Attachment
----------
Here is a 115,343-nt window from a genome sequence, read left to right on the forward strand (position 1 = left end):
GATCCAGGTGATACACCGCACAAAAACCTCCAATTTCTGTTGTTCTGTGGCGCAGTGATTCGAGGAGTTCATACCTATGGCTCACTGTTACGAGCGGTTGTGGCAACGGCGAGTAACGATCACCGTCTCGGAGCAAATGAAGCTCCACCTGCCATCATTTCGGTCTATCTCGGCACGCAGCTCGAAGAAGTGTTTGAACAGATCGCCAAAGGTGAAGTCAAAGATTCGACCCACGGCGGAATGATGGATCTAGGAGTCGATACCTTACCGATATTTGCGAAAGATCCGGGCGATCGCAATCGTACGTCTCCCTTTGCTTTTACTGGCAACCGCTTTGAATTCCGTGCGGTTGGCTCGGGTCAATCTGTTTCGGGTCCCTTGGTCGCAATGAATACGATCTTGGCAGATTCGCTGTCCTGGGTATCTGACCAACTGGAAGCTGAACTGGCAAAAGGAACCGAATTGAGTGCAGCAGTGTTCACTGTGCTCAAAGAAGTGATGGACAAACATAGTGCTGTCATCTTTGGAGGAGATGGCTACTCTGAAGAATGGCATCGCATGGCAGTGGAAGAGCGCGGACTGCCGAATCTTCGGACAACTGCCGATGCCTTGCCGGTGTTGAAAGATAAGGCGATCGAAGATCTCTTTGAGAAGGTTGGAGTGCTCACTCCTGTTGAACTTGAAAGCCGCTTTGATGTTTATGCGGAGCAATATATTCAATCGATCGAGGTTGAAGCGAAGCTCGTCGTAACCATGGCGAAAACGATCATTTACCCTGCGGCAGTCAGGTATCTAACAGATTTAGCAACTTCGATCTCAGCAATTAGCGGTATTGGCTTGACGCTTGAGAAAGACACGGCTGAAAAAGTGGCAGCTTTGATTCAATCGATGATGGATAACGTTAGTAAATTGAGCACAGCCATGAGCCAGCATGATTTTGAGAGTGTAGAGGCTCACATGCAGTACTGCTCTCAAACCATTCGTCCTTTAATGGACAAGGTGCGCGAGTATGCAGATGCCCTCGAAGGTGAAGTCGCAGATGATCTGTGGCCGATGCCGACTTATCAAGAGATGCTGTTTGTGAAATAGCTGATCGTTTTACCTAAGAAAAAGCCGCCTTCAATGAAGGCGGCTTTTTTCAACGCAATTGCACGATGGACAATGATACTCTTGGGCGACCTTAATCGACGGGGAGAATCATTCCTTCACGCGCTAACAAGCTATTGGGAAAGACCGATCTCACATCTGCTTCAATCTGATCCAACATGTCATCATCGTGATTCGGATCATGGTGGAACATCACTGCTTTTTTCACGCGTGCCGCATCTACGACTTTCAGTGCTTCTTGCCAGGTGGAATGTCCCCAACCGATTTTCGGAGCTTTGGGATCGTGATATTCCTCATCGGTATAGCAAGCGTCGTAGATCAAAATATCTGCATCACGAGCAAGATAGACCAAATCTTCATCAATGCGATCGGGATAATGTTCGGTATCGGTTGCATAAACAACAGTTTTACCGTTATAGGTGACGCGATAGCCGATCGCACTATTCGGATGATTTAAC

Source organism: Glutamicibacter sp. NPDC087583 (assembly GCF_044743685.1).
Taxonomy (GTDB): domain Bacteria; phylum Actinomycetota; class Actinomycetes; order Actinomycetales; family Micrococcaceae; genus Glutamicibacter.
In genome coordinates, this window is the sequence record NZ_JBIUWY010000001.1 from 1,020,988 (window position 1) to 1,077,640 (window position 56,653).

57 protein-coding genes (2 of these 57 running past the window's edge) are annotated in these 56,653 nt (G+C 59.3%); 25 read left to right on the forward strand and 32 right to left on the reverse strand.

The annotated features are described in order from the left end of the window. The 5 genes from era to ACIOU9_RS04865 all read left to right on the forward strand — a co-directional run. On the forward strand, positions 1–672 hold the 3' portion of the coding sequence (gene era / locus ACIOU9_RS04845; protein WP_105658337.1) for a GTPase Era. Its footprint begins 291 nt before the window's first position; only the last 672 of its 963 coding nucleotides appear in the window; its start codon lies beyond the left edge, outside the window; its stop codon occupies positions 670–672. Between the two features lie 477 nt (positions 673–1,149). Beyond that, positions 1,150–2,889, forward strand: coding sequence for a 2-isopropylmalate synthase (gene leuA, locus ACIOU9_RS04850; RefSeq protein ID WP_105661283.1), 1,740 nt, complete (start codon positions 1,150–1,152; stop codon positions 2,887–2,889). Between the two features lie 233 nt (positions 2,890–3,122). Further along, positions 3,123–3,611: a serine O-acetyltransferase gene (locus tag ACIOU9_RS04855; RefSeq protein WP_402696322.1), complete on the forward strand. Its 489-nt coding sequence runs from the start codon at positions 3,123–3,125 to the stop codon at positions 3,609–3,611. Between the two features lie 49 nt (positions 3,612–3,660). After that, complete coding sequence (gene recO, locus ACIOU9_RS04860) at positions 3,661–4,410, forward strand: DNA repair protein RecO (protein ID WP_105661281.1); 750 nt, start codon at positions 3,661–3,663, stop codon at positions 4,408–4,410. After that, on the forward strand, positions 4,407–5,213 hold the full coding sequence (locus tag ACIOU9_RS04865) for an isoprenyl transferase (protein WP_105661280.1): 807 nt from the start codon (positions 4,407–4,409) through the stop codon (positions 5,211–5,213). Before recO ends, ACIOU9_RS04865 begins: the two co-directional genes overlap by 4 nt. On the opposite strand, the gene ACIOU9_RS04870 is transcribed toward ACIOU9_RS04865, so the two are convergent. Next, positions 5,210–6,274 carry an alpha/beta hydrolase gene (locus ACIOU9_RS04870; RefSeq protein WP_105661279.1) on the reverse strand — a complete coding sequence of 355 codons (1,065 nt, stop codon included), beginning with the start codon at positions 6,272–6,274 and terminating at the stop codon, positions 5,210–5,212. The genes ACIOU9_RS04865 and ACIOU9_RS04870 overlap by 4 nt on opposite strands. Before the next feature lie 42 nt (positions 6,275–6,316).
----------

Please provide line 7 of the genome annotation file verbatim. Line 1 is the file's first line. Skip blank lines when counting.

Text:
The annotated features are described in order from the left end of the window. The 5 genes from era to ACIOU9_RS04865 all read left to right on the forward strand — a co-directional run. On the forward strand, positions 1–672 hold the 3' portion of the coding sequence (gene era / locus ACIOU9_RS04845; protein WP_105658337.1) for a GTPase Era. Its footprint begins 291 nt before the window's first position; only the last 672 of its 963 coding nucleotides appear in the window; its start codon lies beyond the left edge, outside the window; its stop codon occupies positions 670–672. Between the two features lie 477 nt (positions 673–1,149). Beyond that, positions 1,150–2,889, forward strand: coding sequence for a 2-isopropylmalate synthase (gene leuA, locus ACIOU9_RS04850; RefSeq protein ID WP_105661283.1), 1,740 nt, complete (start codon positions 1,150–1,152; stop codon positions 2,887–2,889). Between the two features lie 233 nt (positions 2,890–3,122). Further along, positions 3,123–3,611: a serine O-acetyltransferase gene (locus tag ACIOU9_RS04855; RefSeq protein WP_402696322.1), complete on the forward strand. Its 489-nt coding sequence runs from the start codon at positions 3,123–3,125 to the stop codon at positions 3,609–3,611. Between the two features lie 49 nt (positions 3,612–3,660). After that, complete coding sequence (gene recO, locus ACIOU9_RS04860) at positions 3,661–4,410, forward strand: DNA repair protein RecO (protein ID WP_105661281.1); 750 nt, start codon at positions 3,661–3,663, stop codon at positions 4,408–4,410. After that, on the forward strand, positions 4,407–5,213 hold the full coding sequence (locus tag ACIOU9_RS04865) for an isoprenyl transferase (protein WP_105661280.1): 807 nt from the start codon (positions 4,407–4,409) through the stop codon (positions 5,211–5,213). Before recO ends, ACIOU9_RS04865 begins: the two co-directional genes overlap by 4 nt. On the opposite strand, the gene ACIOU9_RS04870 is transcribed toward ACIOU9_RS04865, so the two are convergent. Next, positions 5,210–6,274 carry an alpha/beta hydrolase gene (locus ACIOU9_RS04870; RefSeq protein WP_105661279.1) on the reverse strand — a complete coding sequence of 355 codons (1,065 nt, stop codon included), beginning with the start codon at positions 6,272–6,274 and terminating at the stop codon, positions 5,210–5,212. The genes ACIOU9_RS04865 and ACIOU9_RS04870 overlap by 4 nt on opposite strands. Before the next feature lie 42 nt (positions 6,275–6,316).